After decades of research, quantum computers are approaching the scale at which they could outperform their "classical" counterparts on some problems. They will be truly practical, however, only when they implement quantum error correction, which combines many physical quantum bits, or qubits, into a logical qubit that preserves its quantum information even when its constituents are disrupted. Although this task once seemed impossible, theorists have developed multiple techniques for doing so, including "surface codes" that could be implemented in an integrated-circuit-like planar geometry.
For ordinary binary data, errors can be corrected, for example, using the majority rule: A desired bit, whether 1 or 0, is first triplicated as 111 or 000. Later, even if one of the three bits has been corrupted, the other two "outvote" it and allow recovery of the original data. Unfortunately, the "no-cloning" theorem of quantum mechanics forbids the duplication (or triplication) of a qubit.
Moreover, the power of quantum computing emerges from having arbitrary mixtures of bit values. Since any combination is valid, it would seem impossible to detect a change from the original combination, let alone correct it.
Figure. "Complicated calculations fail as the systems get out of hand due to perturbations," says Rainer Blatt of the Institute of Experimental Physics at the University of Innsbruck and the Institute of Quantum Optics and Quantum Information. "Using error correction, this process can be contained."
"Most people who were doing quantum information in the '80s and '90s would say we'll never be able to do error correction in these systems, because it's analog error correction," explained Raymond Laflamme of the University of Waterloo and the Perimeter Institute, both in Waterloo, Ontario.
Fortunately, those experts Laflamme spoke of were mistaken.
Unlike a classical bit that has a value of either 0 or 1, a single qubit can encode a weighted "superposition" of both values. A set of N qubits can thus represent 2N different states simultaneously. There is strong mathematical evidence that devices handling qubits could solve some large problems much faster than traditional computers could, even in principle.
In the mid-1990s, mathematician Peter Shor, then at AT&T Bell Laboratories in Murray Hill, NJ, described a powerful example of using such a quantum algorithm to efficiently factor large numbers. Because public-key encryption relies on this task being impractically slow, the result helped transform quantum computing from a physics curiosity to a technology with potential national security implications.
Quantum computations exploit the fact that the ultimate weights assigned to different configurations of qubits are the sum of contributions that can be positive, negative, or even complex numbers. The algorithms combine qubits so that these contributions reinforce one another for the desired solution, but cancel each other out for the many incorrect configurations. A key step in Shor's algorithm, for example, is finding the repetition period of a sequence of numbers generated from the factoring target, essentially by performing a Fourier transform on the entire sequence that produces a peak at the correct periodicity.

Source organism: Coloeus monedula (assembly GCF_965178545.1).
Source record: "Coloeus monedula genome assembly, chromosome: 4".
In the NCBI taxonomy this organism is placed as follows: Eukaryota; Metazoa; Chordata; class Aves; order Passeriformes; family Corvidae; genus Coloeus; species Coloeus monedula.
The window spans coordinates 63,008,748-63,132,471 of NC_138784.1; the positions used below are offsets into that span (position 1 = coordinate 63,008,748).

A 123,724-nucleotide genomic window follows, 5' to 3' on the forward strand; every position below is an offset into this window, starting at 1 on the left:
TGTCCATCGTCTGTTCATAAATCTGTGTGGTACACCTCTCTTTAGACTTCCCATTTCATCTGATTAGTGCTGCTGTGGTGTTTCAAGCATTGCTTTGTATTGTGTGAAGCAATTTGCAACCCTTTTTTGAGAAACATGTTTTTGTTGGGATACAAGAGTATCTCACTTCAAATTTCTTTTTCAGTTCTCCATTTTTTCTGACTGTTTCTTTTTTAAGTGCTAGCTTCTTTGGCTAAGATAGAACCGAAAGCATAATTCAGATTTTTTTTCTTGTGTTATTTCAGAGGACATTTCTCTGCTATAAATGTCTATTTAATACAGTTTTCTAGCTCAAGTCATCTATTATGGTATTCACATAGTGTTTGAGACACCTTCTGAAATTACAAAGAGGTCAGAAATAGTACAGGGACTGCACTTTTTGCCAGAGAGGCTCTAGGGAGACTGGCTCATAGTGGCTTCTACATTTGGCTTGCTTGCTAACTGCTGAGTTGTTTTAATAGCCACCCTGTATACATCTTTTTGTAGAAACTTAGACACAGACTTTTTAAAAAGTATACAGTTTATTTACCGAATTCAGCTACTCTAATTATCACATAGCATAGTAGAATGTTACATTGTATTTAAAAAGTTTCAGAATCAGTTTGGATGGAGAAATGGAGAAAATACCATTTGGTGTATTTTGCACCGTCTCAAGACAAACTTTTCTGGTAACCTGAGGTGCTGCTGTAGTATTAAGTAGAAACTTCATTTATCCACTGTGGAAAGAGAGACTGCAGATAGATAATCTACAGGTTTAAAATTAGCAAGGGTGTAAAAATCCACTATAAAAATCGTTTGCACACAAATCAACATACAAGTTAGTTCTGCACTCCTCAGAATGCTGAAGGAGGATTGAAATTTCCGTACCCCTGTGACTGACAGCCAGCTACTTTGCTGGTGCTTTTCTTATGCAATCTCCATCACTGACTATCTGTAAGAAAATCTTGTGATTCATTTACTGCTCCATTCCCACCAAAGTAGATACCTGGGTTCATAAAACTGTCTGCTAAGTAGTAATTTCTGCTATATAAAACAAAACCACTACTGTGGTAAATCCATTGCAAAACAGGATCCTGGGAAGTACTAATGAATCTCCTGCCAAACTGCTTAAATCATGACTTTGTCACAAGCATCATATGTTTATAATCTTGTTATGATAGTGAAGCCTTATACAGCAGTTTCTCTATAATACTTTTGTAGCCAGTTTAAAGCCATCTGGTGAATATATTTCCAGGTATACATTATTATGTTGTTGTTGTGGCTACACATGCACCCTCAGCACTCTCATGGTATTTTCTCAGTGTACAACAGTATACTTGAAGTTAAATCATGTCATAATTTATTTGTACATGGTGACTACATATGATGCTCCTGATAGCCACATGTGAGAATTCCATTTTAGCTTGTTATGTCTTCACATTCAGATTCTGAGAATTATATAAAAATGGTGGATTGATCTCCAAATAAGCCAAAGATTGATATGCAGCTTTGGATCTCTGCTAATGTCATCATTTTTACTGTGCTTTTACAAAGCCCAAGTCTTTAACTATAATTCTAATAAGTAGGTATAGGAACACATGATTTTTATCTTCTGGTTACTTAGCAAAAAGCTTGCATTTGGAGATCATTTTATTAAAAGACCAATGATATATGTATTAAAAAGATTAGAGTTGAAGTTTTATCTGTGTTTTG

The final step is measuring the qubits to see which are 1 and which are 0. The probability of a particular outcome is proportional the square of the corresponding weight. The measurement leaves each qubit unambiguously in the measured state.
Proper cancellation demands that quantum weights be preserved ("coherent") until measurement. However, qubits are highly sensitive to uncontrolled interactions with their environment, which effectively measures them prematurely. Experimenters have been steadily reducing the rate of this decoherence in various candidate systems, but some errors remain inevitable.
Not long after introducing the factoring algorithm, Shor and, independently, Andrew Steane of Oxford University showed how these errors could be corrected. Just as "quantum mechanics is both a wave and a particle, quantum computing is both digital and analog," said Shor, now at the Massachusetts Institute of Technology (MIT). "You have to isolate the error correction into the digital piece," protecting the analog piece.
This isolation is achieved by measuring a carefully chosen combination of qubits. Before this measurement, a particular qubit might have been disturbed by its environment so that, for example, a pure 1 gains some small admixture of 0. If the measurement returns 1, however, this admixture is erased. Sometimes, however, the measurement will return 0, meaning that there has been a complete "spin flip."
"The errors live in a continuous space, but when we do quantum error correction the way it's conventionally done, by measuring [particular qubits], that in effect digitizes the errors," said John Preskill of the California Institute of Technology. "Then when you know what the error is, you know what operation to apply to correct it."
Critically, Preskill added, "You don't want to measure the logical qubit because that would disturb it," destroying its usefulness for further calculation. To avoid this, the logical information is encoded not in individual qubits, but in their relationship, known as entanglement.
"Quantum computing is both digital and analog. You have to isolate the error correction into the digital piece," protecting the analog piece.